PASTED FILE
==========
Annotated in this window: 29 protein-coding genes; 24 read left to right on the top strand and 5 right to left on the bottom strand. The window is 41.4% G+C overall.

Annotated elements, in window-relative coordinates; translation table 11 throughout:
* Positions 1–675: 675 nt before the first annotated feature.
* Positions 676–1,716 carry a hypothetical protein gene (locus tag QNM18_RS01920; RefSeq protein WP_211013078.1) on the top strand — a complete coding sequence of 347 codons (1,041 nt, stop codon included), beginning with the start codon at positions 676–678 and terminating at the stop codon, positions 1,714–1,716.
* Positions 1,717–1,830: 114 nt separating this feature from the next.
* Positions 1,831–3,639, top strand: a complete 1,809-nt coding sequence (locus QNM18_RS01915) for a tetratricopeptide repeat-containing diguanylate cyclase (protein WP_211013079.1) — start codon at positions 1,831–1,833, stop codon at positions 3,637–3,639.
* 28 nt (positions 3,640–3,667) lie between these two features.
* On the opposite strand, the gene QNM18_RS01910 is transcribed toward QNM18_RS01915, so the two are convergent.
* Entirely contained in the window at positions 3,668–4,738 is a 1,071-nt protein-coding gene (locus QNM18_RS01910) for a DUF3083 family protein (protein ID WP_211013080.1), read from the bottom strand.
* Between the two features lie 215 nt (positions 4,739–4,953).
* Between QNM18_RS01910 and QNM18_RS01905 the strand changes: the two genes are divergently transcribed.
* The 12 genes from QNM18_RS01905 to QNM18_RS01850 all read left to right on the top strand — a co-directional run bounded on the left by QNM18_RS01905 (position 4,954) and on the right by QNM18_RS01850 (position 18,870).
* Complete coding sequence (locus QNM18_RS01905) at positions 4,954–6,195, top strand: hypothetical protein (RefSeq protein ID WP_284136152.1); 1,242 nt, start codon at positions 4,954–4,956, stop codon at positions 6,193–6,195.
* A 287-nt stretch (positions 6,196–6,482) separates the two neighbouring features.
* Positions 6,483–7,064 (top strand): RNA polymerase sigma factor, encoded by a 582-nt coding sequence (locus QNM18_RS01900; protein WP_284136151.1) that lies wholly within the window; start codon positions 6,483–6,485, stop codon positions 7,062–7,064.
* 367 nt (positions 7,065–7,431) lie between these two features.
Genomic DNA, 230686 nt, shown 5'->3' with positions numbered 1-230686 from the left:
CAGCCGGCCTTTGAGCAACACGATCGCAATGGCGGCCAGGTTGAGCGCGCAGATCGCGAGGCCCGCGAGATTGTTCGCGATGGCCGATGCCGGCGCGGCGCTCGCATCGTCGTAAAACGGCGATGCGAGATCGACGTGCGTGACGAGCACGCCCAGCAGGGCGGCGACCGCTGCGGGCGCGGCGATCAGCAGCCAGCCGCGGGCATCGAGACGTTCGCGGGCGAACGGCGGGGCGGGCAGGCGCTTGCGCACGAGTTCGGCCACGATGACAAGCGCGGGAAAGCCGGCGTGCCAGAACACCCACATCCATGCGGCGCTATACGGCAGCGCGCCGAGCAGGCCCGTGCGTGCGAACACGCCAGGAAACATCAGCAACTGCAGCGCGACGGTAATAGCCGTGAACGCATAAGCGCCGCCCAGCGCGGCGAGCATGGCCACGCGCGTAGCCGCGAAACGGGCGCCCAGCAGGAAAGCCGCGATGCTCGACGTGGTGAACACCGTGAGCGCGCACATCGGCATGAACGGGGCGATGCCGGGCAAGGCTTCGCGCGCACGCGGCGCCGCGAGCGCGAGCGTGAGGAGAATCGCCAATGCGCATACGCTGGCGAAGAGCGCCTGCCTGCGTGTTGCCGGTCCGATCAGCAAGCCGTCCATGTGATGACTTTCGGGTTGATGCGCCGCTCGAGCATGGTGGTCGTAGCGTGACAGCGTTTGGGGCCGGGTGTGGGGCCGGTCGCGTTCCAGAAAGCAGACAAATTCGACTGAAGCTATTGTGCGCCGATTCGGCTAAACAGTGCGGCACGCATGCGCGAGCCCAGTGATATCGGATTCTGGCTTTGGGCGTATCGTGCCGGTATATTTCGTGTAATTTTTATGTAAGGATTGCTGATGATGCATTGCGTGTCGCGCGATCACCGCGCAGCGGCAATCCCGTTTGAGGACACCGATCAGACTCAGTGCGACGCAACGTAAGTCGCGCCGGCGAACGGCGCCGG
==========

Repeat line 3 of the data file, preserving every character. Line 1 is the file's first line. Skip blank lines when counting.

* Positions 1–675: 675 nt before the first annotated feature.